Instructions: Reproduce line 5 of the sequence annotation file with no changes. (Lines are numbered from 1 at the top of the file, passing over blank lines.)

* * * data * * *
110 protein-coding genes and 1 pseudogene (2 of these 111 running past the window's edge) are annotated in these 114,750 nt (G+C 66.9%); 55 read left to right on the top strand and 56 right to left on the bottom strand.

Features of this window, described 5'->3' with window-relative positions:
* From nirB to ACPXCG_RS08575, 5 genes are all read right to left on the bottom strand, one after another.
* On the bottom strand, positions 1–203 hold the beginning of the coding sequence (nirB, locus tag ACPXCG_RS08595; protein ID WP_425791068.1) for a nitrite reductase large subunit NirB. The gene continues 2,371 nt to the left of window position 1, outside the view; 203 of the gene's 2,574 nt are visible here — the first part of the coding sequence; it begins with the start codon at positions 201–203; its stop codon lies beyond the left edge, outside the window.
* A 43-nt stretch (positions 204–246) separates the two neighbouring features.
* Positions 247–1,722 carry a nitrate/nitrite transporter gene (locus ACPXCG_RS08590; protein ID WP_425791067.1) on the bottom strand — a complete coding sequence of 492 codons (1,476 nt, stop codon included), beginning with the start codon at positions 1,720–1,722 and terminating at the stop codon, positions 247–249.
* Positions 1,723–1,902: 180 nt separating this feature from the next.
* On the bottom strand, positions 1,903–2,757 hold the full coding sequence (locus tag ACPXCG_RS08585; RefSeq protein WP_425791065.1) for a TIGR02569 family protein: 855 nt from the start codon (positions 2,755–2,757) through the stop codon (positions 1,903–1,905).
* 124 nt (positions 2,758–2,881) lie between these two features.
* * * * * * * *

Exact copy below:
* A 43-nt stretch (positions 204–246) separates the two neighbouring features.